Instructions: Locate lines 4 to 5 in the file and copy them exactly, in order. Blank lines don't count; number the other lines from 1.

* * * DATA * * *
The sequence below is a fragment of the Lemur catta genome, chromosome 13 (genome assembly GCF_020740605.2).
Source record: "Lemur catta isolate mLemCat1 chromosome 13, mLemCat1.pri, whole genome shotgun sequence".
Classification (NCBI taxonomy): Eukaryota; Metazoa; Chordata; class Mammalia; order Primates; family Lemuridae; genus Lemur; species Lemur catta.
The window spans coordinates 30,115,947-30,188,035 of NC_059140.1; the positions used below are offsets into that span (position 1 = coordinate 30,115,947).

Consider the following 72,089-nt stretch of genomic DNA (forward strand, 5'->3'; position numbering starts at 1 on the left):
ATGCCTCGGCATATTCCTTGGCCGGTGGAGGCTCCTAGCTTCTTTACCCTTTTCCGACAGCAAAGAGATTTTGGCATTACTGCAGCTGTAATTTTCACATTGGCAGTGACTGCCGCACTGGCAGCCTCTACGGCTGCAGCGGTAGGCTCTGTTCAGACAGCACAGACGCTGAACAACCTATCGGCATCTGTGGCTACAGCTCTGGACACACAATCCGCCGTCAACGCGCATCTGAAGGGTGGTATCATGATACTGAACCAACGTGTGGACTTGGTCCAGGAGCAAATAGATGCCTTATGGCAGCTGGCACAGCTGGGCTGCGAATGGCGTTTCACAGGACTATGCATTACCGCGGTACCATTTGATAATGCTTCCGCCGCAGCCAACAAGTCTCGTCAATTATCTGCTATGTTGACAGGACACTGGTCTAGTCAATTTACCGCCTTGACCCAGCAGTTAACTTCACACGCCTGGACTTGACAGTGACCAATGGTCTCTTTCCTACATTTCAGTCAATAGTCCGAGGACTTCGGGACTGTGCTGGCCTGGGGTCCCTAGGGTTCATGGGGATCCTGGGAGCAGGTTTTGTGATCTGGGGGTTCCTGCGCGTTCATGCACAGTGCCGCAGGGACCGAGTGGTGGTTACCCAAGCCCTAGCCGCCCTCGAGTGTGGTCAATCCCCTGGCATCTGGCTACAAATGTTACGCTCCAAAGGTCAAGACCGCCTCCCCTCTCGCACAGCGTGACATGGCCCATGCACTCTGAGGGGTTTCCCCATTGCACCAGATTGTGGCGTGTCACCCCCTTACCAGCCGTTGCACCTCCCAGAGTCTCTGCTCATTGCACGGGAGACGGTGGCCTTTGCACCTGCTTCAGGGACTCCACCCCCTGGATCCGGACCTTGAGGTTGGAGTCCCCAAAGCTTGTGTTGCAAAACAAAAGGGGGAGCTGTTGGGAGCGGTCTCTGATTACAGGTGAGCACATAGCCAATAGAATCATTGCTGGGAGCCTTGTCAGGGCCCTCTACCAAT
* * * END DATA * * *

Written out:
The window spans coordinates 30,115,947-30,188,035 of NC_059140.1; the positions used below are offsets into that span (position 1 = coordinate 30,115,947).

Consider the following 72,089-nt stretch of genomic DNA (forward strand, 5'->3'; position numbering starts at 1 on the left):